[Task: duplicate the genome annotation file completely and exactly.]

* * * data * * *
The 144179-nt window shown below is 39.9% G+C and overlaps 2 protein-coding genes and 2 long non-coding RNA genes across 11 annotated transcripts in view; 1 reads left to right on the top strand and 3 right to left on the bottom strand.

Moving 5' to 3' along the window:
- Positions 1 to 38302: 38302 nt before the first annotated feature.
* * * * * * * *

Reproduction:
The 144179-nt window shown below is 39.9% G+C and overlaps 2 protein-coding genes and 2 long non-coding RNA genes across 11 annotated transcripts in view; 1 reads left to right on the top strand and 3 right to left on the bottom strand.

Moving 5' to 3' along the window:
- Positions 1 to 38302: 38302 nt before the first annotated feature.